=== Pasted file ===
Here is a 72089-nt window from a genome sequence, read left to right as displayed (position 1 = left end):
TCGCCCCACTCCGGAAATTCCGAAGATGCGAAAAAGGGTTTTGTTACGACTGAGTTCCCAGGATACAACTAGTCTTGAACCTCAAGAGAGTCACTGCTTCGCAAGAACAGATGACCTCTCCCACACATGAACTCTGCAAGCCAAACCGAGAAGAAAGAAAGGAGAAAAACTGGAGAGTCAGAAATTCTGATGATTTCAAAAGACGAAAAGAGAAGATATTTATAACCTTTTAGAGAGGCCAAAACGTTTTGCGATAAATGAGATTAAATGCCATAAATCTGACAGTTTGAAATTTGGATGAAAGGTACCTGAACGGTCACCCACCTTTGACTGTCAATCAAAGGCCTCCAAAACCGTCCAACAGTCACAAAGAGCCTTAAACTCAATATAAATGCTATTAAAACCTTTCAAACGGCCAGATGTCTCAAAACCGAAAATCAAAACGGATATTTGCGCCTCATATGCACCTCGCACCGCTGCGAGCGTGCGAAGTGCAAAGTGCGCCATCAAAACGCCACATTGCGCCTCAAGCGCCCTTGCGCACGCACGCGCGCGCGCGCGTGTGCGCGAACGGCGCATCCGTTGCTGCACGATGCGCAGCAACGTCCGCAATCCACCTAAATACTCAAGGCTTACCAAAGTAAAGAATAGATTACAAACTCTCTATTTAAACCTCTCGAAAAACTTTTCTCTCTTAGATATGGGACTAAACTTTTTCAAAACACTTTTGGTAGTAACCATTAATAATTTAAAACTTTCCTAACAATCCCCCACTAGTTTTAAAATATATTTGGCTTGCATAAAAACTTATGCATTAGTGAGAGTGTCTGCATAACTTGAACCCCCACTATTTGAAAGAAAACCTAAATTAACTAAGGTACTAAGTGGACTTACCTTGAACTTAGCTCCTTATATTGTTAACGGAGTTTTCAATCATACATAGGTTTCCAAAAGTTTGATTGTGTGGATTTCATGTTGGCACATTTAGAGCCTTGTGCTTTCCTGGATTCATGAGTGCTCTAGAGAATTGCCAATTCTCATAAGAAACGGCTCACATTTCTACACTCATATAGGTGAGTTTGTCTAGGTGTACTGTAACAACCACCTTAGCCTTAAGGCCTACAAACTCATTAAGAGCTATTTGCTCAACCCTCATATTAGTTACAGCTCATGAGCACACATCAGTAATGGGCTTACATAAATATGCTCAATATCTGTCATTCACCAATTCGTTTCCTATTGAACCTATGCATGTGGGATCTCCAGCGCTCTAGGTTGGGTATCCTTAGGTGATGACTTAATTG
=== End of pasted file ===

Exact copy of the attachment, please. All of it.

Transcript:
Here is a 72089-nt window from a genome sequence, read left to right as displayed (position 1 = left end):
TCGCCCCACTCCGGAAATTCCGAAGATGCGAAAAAGGGTTTTGTTACGACTGAGTTCCCAGGATACAACTAGTCTTGAACCTCAAGAGAGTCACTGCTTCGCAAGAACAGATGACCTCTCCCACACATGAACTCTGCAAGCCAAACCGAGAAGAAAGAAAGGAGAAAAACTGGAGAGTCAGAAATTCTGATGATTTCAAAAGACGAAAAGAGAAGATATTTATAACCTTTTAGAGAGGCCAAAACGTTTTGCGATAAATGAGATTAAATGCCATAAATCTGACAGTTTGAAATTTGGATGAAAGGTACCTGAACGGTCACCCACCTTTGACTGTCAATCAAAGGCCTCCAAAACCGTCCAACAGTCACAAAGAGCCTTAAACTCAATATAAATGCTATTAAAACCTTTCAAACGGCCAGATGTCTCAAAACCGAAAATCAAAACGGATATTTGCGCCTCATATGCACCTCGCACCGCTGCGAGCGTGCGAAGTGCAAAGTGCGCCATCAAAACGCCACATTGCGCCTCAAGCGCCCTTGCGCACGCACGCGCGCGCGCGCGTGTGCGCGAACGGCGCATCCGTTGCTGCACGATGCGCAGCAACGTCCGCAATCCACCTAAATACTCAAGGCTTACCAAAGTAAAGAATAGATTACAAACTCTCTATTTAAACCTCTCGAAAAACTTTTCTCTCTTAGATATGGGACTAAACTTTTTCAAAACACTTTTGGTAGTAACCATTAATAATTTAAAACTTTCCTAACAATCCCCCACTAGTTTTAAAATATATTTGGCTTGCATAAAAACTTATGCATTAGTGAGAGTGTCTGCATAACTTGAACCCCCACTATTTGAAAGAAAACCTAAATTAACTAAGGTACTAAGTGGACTTACCTTGAACTTAGCTCCTTATATTGTTAACGGAGTTTTCAATCATACATAGGTTTCCAAAAGTTTGATTGTGTGGATTTCATGTTGGCACATTTAGAGCCTTGTGCTTTCCTGGATTCATGAGTGCTCTAGAGAATTGCCAATTCTCATAAGAAACGGCTCACATTTCTACACTCATATAGGTGAGTTTGTCTAGGTGTACTGTAACAACCACCTTAGCCTTAAGGCCTACAAACTCATTAAGAGCTATTTGCTCAACCCTCATATTAGTTACAGCTCATGAGCACACATCAGTAATGGGCTTACATAAATATGCTCAATATCTGTCATTCACCAATTCGTTTCCTATTGAACCTATGCATGTGGGATCTCCAGCGCTCTAGGTTGGGTATCCTTAGGTGATGACTTAATTG